For Hardin, two of Huckabee's most significant achievements were boosting funding for higher education and expanding scholarships. Under the governor, the Academic Challenge Scholarship -- the target of criticism during the campaign because of the lack of an immigration test -- expanded from 2,500 students in 1997 to 5,700 in 2000 thanks mostly to a concerted awareness campaign, he said. While Huckabee supported a measure that would have allowed some children of illegal immigrants to receive the scholarships, the bill never passed the legislature.

“It basically was a reasonable policy of saying, the higher ed community is not the I.N.S. We are not the ones who are there to enforce the immigration laws,” Hardin said.

Huckabee also expanded the Governor's Distinguished Scholarship -- which awards $10,000 to students with top ACT and SAT scores -- to private institutions, arguing (not without opposition) that it would keep more students in Arkansas. The initiative worked: Eighty-eight percent of students from the state who scored 32 or above on the ACT attended Arkansas colleges in 2002, compared with 38 percent five years earlier. Huckabee added some $15 million of funding to cover that expansion as well as the Academic Challenge Scholarships.

The funding increases were achieved despite lagging support for higher education across the country and a court mandate that left Huckabee's administration searching for ways to funnel more money into public primary and secondary schools. But according to Richard Hudson, the vice chancellor for government and community relations at the University of Arkansas at Fayetteville, higher education received funding increases for 9 out of the 10 years of Huckabee's administration. Even when it wasn't possible, Huckabee sought increases in his yearly budgets. In his last years in office, he sought funding increases of $54 million for fiscal year 2006 and $49 million for fiscal year 2007.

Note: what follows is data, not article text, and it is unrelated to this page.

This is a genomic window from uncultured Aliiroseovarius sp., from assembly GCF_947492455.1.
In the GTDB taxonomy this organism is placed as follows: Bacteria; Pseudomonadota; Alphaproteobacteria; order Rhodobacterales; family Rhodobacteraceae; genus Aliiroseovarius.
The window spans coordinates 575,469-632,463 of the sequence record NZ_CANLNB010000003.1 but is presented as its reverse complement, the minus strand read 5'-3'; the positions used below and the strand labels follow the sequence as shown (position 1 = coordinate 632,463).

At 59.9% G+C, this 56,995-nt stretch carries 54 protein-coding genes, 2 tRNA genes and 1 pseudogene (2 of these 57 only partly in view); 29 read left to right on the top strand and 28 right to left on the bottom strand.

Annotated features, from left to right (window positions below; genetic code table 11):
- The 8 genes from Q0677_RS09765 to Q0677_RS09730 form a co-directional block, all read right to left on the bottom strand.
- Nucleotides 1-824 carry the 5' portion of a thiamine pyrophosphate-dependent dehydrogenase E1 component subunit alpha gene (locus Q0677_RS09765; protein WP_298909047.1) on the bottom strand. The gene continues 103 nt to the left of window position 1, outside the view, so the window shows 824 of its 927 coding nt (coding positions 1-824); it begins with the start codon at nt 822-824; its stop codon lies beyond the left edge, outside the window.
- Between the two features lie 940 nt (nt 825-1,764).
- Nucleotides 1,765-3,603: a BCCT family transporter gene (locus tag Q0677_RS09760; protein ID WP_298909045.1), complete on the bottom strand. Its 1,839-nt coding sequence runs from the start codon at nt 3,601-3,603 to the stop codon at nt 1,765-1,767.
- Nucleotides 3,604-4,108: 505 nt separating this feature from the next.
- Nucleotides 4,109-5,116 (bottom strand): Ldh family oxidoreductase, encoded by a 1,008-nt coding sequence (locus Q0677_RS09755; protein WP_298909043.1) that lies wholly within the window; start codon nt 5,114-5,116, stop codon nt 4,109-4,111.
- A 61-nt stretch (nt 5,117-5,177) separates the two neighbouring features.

And when another court decision -- this time, the state tobacco settlement -- made extra dollars available, Huckabee directed them toward health initiatives, including health-related research. The Fayetteville campus, for example, receives $2 million a year for such research, Hudson said.

But to be a competitive player in research, Huckabee also believed his state needed to be wired. Once he heard about the National LambdaRail, a high-bandwidth "e-corridor network" connecting research institutions and enabling real-time videoconferencing, he managed to find $6.4 million to connect the state's main public campuses.

“That was something higher ed didn’t even go to him and ask for ... he just came back and announced, 'By golly, we need to do this,'” Hudson said.

Huckabee made use of the General Improvement Fund to build Arkansas' connections to the e-corridor network, but in other sessions the legislature stripped his ability to direct money from the spillover fund to projects such as higher-ed facilities.

His support for higher education in the state also extended beyond research to two-year institutions. The community college system in Arkansas is relatively young: Under Gov. Bill Clinton, the state added 14 campuses to its existing eight.

"We became kind of a force, if you will, in higher education during Huckabee’s administration," said Ed Franklin, executive director of the Arkansas Association of Two-Year Colleges. That meant boosting career education and work training programs by redirecting federal dollars intended to move students off welfare.

Huckabee's stewardship of the state's university system wasn't without controversy. In 2002, after public pressure, he rescinded his initial decision to replace an African-American member of the otherwise white University of Arkansas Board of Trustees with another white appointee -- selecting instead a doctor who was also black.

And then there's the evolution question. After raising his hand at a Republican debate in May, Huckabee later clarified that while he believed there was a "creative process" involved in the development of humans as a species, he would teach evolution as a theory in science classes and didn't expect schools to teach creationism. "I'm not sure what in the world that has to do with being president of the United States," he said.